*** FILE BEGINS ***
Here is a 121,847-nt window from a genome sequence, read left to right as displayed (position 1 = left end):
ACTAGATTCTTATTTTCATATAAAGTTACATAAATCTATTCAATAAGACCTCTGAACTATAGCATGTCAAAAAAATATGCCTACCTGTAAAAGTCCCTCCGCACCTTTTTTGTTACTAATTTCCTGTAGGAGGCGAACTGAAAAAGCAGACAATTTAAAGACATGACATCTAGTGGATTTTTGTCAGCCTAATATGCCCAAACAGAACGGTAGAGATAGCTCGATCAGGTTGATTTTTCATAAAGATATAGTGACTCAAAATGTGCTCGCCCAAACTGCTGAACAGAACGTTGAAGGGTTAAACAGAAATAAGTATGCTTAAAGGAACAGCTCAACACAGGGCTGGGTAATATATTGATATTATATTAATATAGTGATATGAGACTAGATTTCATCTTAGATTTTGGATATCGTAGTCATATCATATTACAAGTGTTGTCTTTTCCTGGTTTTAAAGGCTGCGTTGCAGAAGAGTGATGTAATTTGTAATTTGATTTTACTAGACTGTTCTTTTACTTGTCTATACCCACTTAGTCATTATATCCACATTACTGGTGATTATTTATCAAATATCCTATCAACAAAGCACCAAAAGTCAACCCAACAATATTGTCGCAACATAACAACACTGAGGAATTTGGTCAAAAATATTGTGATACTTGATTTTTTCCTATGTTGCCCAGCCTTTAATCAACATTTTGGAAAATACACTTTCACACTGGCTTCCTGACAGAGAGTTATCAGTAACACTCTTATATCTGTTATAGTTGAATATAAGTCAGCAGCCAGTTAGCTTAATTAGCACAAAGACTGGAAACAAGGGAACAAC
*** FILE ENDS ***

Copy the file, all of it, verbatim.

Here is a 121,847-nt window from a genome sequence, read left to right as displayed (position 1 = left end):
ACTAGATTCTTATTTTCATATAAAGTTACATAAATCTATTCAATAAGACCTCTGAACTATAGCATGTCAAAAAAATATGCCTACCTGTAAAAGTCCCTCCGCACCTTTTTTGTTACTAATTTCCTGTAGGAGGCGAACTGAAAAAGCAGACAATTTAAAGACATGACATCTAGTGGATTTTTGTCAGCCTAATATGCCCAAACAGAACGGTAGAGATAGCTCGATCAGGTTGATTTTTCATAAAGATATAGTGACTCAAAATGTGCTCGCCCAAACTGCTGAACAGAACGTTGAAGGGTTAAACAGAAATAAGTATGCTTAAAGGAACAGCTCAACACAGGGCTGGGTAATATATTGATATTATATTAATATAGTGATATGAGACTAGATTTCATCTTAGATTTTGGATATCGTAGTCATATCATATTACAAGTGTTGTCTTTTCCTGGTTTTAAAGGCTGCGTTGCAGAAGAGTGATGTAATTTGTAATTTGATTTTACTAGACTGTTCTTTTACTTGTCTATACCCACTTAGTCATTATATCCACATTACTGGTGATTATTTATCAAATATCCTATCAACAAAGCACCAAAAGTCAACCCAACAATATTGTCGCAACATAACAACACTGAGGAATTTGGTCAAAAATATTGTGATACTTGATTTTTTCCTATGTTGCCCAGCCTTTAATCAACATTTTGGAAAATACACTTTCACACTGGCTTCCTGACAGAGAGTTATCAGTAACACTCTTATATCTGTTATAGTTGAATATAAGTCAGCAGCCAGTTAGCTTAATTAGCACAAAGACTGGAAACAAGGGAACAAC